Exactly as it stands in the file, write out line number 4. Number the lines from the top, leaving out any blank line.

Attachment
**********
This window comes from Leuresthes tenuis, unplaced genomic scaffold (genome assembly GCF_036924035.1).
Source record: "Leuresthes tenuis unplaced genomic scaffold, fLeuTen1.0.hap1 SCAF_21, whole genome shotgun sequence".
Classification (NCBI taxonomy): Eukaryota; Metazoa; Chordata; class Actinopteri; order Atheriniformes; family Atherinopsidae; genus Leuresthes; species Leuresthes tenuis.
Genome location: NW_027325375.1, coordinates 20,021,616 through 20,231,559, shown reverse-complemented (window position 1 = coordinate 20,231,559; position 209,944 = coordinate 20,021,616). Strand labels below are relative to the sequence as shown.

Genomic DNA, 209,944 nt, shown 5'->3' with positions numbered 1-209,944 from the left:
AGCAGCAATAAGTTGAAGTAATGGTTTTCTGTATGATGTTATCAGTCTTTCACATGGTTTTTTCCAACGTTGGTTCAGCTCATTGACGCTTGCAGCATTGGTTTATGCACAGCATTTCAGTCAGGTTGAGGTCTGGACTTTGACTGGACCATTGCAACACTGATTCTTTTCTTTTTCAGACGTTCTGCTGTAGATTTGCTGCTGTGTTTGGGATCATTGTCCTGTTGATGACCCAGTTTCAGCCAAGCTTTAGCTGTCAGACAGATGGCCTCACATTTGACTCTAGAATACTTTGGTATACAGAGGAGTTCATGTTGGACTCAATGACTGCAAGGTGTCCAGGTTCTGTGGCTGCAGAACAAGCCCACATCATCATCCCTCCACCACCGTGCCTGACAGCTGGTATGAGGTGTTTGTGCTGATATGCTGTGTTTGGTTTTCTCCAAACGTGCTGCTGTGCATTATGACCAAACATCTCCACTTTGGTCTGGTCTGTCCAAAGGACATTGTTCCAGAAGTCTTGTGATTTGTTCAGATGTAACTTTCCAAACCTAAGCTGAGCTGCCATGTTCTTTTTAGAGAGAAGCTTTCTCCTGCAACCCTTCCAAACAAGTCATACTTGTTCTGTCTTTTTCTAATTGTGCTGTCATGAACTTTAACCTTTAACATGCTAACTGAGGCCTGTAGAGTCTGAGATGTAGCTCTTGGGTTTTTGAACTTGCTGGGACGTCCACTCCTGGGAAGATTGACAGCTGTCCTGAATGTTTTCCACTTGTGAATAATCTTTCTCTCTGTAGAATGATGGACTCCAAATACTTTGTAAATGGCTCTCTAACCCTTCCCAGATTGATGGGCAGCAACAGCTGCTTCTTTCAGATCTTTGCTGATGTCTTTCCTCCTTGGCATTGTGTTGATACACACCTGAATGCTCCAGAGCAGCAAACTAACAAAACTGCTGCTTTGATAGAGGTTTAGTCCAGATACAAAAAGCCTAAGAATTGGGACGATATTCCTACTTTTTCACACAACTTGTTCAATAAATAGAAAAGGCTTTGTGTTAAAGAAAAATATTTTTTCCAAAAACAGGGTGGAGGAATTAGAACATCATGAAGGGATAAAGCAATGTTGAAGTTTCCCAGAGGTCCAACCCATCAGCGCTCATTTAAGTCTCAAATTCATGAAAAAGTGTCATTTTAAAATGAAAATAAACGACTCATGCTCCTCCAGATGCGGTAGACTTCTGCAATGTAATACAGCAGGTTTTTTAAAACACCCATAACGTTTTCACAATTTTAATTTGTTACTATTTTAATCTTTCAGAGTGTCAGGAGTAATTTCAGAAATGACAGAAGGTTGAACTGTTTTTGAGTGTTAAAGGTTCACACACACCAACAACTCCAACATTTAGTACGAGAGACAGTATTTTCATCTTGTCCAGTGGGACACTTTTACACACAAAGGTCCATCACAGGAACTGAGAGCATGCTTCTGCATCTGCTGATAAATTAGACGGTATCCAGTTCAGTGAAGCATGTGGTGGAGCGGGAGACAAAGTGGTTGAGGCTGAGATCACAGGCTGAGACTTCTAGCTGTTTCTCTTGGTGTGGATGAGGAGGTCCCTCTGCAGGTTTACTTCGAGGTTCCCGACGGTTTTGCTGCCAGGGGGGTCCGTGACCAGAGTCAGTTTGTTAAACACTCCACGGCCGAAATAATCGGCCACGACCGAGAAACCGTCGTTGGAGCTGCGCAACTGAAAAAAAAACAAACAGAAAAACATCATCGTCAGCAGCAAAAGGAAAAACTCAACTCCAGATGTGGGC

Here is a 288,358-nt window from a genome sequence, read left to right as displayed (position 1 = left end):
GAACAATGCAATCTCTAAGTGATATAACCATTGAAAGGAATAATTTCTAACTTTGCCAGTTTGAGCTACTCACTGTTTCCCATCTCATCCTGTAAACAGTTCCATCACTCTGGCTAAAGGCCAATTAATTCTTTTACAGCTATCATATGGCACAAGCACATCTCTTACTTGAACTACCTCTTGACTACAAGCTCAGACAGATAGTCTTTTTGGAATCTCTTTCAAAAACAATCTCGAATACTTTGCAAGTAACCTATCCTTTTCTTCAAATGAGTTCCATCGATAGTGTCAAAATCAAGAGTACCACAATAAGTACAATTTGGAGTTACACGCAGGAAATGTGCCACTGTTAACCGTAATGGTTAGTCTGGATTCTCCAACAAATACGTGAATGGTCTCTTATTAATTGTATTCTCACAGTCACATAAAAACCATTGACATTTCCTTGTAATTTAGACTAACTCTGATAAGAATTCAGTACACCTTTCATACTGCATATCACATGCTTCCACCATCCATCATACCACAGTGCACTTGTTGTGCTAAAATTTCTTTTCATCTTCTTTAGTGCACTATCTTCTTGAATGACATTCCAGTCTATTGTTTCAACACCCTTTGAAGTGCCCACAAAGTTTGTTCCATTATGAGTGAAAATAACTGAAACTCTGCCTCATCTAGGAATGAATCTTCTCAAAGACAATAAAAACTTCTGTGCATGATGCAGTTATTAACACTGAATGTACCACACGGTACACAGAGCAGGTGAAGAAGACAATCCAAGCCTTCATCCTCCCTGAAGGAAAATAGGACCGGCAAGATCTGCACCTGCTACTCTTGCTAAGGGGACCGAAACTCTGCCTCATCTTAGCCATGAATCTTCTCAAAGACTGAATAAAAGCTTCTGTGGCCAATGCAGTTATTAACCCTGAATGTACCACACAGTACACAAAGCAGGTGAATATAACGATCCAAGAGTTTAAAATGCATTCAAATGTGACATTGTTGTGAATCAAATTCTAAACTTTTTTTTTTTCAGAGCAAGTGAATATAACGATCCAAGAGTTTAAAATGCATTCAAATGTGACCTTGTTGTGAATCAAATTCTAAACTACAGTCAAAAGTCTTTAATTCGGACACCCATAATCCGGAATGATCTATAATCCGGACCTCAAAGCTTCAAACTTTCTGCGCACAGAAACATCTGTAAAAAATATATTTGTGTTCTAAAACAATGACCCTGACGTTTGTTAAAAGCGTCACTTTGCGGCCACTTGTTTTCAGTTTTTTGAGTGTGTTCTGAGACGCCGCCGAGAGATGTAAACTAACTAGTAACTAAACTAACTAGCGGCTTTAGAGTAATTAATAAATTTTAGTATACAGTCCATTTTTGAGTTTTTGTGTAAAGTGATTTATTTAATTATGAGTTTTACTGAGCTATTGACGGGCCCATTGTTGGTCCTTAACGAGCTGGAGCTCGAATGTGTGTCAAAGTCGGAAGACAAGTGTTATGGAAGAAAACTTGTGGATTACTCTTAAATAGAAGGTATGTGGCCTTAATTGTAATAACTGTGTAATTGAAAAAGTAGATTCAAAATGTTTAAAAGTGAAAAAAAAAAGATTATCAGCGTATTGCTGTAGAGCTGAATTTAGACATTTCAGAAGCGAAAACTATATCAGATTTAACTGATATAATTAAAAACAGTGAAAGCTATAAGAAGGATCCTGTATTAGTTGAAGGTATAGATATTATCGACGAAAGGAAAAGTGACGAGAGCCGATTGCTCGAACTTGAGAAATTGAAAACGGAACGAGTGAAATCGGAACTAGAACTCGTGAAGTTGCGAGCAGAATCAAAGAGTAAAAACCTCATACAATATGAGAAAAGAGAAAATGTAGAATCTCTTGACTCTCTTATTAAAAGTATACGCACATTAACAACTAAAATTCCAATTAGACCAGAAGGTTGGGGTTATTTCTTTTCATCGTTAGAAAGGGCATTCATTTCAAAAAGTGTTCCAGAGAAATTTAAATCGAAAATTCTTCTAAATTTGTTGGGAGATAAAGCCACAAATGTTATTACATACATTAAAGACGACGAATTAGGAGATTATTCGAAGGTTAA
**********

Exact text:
Genome location: NW_027325375.1, coordinates 20,021,616 through 20,231,559, shown reverse-complemented (window position 1 = coordinate 20,231,559; position 209,944 = coordinate 20,021,616). Strand labels below are relative to the sequence as shown.